12.Ibid., pp. 118–120. The Tsung-men t'ung-yao chi, previously difficult to obtain, has been published along with the Yuan-dynasty text Hsü-chi tsung-men t'ung-yao, by Yanagida Seizan and Shiina Kōyū in Zengaku tenseki sōkan (Tokyo: Rinsen shoten, 1999).
13.Ishii Shūdō, “Shūmon tōyōshū ni tsuite (jō) (ge),” Komazawa Daigaku bukkyōgakubu ronshū 4 (1972): 43–58, and 5 (1974): 37–63.
14.Even though Kagamishima Genryū's Dōgen zenji to inyō kyōten, goroku no kenkyū (Tokyo: Mokujisha, 1965), was a groundbreaking work in the study of the sources that Dōgen relied on, the Tsung-men t'ung-yao chi was not mentioned.
15.Shiina Kōyū, “Shūmon tōyōshū no shoshiteki kenkyū,” Komazawa Daigaku bukkyōgakubu ronshū 18 (1987): 299–336.
16.Ishii, “Kung-an Ch'an and the Tsung-men t'ung-yao chi.”
17.Ishii Shūdō, “Shūmon tōyōshū to Hekiganroku,” Indogaku bukkyōgaku kenkyū 46 no. 1 (1997): 215–221.
18.Ishii, “Kung-an Ch'an and the Tsung-men t'ung-yao chi.”
19.The Tseng-chi hsü ch'uan-teng lu is contained in ZZ 142. The preface by Wen-hsiu is dated the fifteenth year of yung-lo (1417). Wu-men Hui-k'ai's biography is also contained in Chien-chung ching-kuo hsü-teng lu, fasc. 35; Wu-teng hui-yuan hsü-lueh, fasc. 2; Wu-teng yen-teng, fasc. 22; and Wu-teng ch'uan-shu, fasc. 53, among others.
20.Although Wu-tsu Fa-yen was an important figure in the history of Ch'an during the Northern Sung, basic research regarding him remains to be carried out. Regarding his biography, see Ishii Shūdō, “Goso Hōen no kenkyū no oboegaki,” (Komazawa Daigaku) Chūgoku busseki kenmon ki 8 (1987): 27–34.
21.Although san-t'ai is usually read as referring to a place, “on three stages.” I take it here to be referring to the name of a song called “three stages.”
22.ZZ 142.390c.
23.Fujiyoshi Jikai, trans., Zenkan sokushin (Tokyo: Chikuma shobō, 1970), p. 173.
24.The Yueh-lin Shih-kuan ch'an-shih yu-lu in one chapter, compiled by his attendant, Fa-pao, etc. (ZZ 120).
25.ZZ 120.249Lb (left-sided leaf of pp. 249, column b).
26.The record of Wu-men Hui-k'ai's career was written down by his attendants P'u-ch'ing, P'u-t'ung, Liao-hsin, P'u-li, Fa-tzu, P'u-yen, P'u-chüeh, Kuang-tsu, and Yi-chien in the Wu-men Hui-k'ai Ch'an-shih yu-lu, fasc. 2 (ZZ 120).
27.T 48.292b.
28.T 48.292b.
29.ZZ 120.242b.
30.Furuta Shōkin, trans., Mumonkan (Tokyo: Kadokawa shoten, 1959), p. 141.
31.Translator's note: In rendering the titles of the kōan here, I have consulted the English translations of Katsuki Sekida, Two Zen Classics: Mumonkan and Hekiganroku ([1977]; New York: Weatherhill, 1996.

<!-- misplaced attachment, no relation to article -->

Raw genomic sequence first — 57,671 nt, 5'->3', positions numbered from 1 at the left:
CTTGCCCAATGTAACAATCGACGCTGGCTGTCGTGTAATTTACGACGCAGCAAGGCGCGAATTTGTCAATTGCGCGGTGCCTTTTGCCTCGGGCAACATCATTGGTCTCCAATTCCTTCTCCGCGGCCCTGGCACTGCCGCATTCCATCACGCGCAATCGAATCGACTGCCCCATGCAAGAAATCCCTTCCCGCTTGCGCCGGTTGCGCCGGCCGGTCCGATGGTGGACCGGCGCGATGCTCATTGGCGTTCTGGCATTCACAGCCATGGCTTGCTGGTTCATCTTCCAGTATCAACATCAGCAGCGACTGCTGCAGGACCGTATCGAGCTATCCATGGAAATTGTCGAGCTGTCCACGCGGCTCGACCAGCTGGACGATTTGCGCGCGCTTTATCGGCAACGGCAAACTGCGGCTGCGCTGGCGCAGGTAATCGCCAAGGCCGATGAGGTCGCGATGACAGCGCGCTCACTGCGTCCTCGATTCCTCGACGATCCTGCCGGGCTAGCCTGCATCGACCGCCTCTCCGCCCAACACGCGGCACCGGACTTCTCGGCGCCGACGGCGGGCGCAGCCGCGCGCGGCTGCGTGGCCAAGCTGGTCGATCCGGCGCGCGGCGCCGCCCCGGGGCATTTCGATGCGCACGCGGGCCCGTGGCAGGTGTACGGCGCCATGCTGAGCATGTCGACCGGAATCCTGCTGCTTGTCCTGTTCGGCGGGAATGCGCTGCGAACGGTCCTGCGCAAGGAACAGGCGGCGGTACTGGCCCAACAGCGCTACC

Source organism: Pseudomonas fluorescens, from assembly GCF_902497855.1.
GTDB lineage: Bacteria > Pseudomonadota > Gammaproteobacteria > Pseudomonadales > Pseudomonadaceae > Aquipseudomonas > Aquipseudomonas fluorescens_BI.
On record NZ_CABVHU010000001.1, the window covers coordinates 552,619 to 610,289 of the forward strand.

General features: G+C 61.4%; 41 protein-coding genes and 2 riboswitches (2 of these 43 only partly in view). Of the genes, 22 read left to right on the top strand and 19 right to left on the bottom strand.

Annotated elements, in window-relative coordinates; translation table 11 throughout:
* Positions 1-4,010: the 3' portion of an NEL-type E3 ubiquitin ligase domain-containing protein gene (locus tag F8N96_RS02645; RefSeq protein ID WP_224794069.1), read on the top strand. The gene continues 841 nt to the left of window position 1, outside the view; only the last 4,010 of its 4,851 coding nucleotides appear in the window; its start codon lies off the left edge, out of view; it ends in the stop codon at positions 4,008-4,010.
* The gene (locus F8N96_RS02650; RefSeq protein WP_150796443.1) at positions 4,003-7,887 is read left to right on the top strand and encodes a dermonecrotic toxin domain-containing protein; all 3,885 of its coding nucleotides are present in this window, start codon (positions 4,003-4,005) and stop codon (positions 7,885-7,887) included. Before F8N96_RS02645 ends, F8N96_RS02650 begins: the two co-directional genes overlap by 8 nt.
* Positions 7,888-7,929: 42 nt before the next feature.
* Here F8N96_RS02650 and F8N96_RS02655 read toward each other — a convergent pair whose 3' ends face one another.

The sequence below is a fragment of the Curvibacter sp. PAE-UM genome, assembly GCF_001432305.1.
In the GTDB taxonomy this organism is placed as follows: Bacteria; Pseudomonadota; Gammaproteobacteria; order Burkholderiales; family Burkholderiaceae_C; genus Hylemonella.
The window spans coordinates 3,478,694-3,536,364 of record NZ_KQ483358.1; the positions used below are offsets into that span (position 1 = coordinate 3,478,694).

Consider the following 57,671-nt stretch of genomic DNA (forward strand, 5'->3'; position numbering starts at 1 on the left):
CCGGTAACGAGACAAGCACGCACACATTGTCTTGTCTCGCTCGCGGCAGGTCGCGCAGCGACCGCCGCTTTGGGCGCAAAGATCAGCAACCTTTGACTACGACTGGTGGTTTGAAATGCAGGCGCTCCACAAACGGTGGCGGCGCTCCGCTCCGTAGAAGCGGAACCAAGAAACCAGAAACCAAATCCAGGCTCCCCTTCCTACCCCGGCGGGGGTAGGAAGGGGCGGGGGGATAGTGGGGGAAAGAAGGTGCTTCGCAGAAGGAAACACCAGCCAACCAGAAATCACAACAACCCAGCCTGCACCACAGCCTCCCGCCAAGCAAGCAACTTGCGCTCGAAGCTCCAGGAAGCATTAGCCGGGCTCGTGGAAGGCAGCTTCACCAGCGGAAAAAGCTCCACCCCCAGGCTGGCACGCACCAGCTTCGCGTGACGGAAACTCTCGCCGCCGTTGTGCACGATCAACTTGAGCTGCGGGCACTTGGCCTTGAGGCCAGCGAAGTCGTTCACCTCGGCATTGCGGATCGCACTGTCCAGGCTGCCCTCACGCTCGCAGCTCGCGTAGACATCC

32.Hirata Takashi, trans. Wu-men kuan (Tokyo: Chikuma shobō, 1969).
33.The basic record for Shinichi Kakushin's life is the Juhō kaisan hottō enmyō kokushi gyōjitsu nenpu, compiled by Seikun, contained in Zokugunshoruijū 9A. Accord end p.240 ing to the explanation of Chijiwa Minoru, there are records of Kakushin's life recorded in the Juhō kaisan hottō enmyō kokushi tōmei by Seikan, and the Kōkoku kaisan hottō enmyō kokushi tōmei by Unrin Shikei, and so on, housed in the National Diet Library.
34.Zokugun shoruijū 9, pt. 1, pp. 351b–352a.
35.Ibid., p. 352a.
36.Kawase Kazuma, Gozanban no kenkyū (Nihon koshoseki shōkyōkai (Tokyo: Antiquarian Booksellers Association of Japan, 1970).
37.Research clarifying the relation between the Hōttō faction and circumstances in the Sōtō sect surrounding Keizan has been very active in recent years. There is a series of studies on this topic by Satō Shūkō, “Kohō Kakumyō to Koken Chitotsu: Rinzaishū Hōttō ha to Sōtōshū no hazama de,” Shūgaku kenkyū 37 (1995): 245–250; and “Kyō Unryū to Kaga Daijō-ji: Keizan Jōkin to no kakawari wo megutte,” Shūgaku kenkyū 39 (1997): 174–179.
38.Sugiō Genyū, “Minamoto Sanetomo no nyōssō kikaku to Dōgen zenji,” Shūgaku kenkyū 18 (1976): 41–46.
39.Zokugun shoruijū 9, pt. 1, p. 350a.
40.Sugio Genyū, “Dōgen zenji no Banshōkokkoku issai shūmetsu no shinjin datsuraku to Asoka; amoji saihō: Shōgun Sanetomo no nōkotsu junbi kara staato suru Dōgen Zen to Shōbōgenzō,” Shūgaku kenkyū 38 (1996): 7–12; and Sugio, “Asokaōji `Useki ou' hakken no igi: genzō kaishaku wa konponteki ni dou kawaruka,” Shūgaku kenkyū 39 (1997): 19–24.
41.The Ch'an-tsung sung-ku lien-chu chi is a collection of kōan and verses (325 kōan and 2,100 verses) compiled by Fa-ying Pao-chien in the second year of ch'un-hsi (1175). Later, in the Yuan dynasty, Lu-an P'u-hui added to it to form the Ch'an-tsung sung-ku lien-chu t'ung-chi, a 40-fascicle work with 493 kōan and 3,050 verses. The fact that the added portions included the Wu-men kuan indicates that it was one of the influences. This expanded version is contained in vol. 115 of the Ming edition of the supplementary canon, the Zokuzōkyō. Yanagida Seizan, in the “Kakukan shuroku shomoku kaisetsu” chapter of his Mumonkan shōsho shūsei, Zengaku tenseki sōkan 9 (Tokyo: Rinsen shobō, 1999), indicates, “Translations [of the Wu-men kuan] have all been done in Japan. The original text of the Wu-men kuan was transmitted to Japan early on, owing to the fact that our own Shinchi Kakushin went to China and studied with Wu-men. There is no evidence that it was read in China.” Moreover, according to the comprehensive research on Chinese Zen sources by Shiina Kōyū in the Sōgenban Zenseki no kenkyū (Tokyo: Daitō shuppansha, 1993), there is no information whatsoever on Chinese editions of the Wu-men kuan.
42.Yanagida Seiji, Muromachi jidaigo shiryō toshite no shōmotsu kenkyū, 2 vols. (Mushashino shoin, 1998), counts seventeen works on the Wu-men kuan compiled by monks connected to the Sōtō sect. And, according to Yanagida's “Kōzan-ji zō mumonkan shū ni tsuite” (included in the research report volume Kōzan-ji shozō no tenseki bunsho no kenkyū narabi ni Kōzan-ji shiryō sōsho no henshū [Tokyo: Monbushō Kagakukenkyūhi sōgo kenkyū, 1983], pp. 110–129), there have been 121 works on the Wu-men kuan in Japan. The number of works by monks connected to the Sōtō sect would thus seem to be fairly substantial.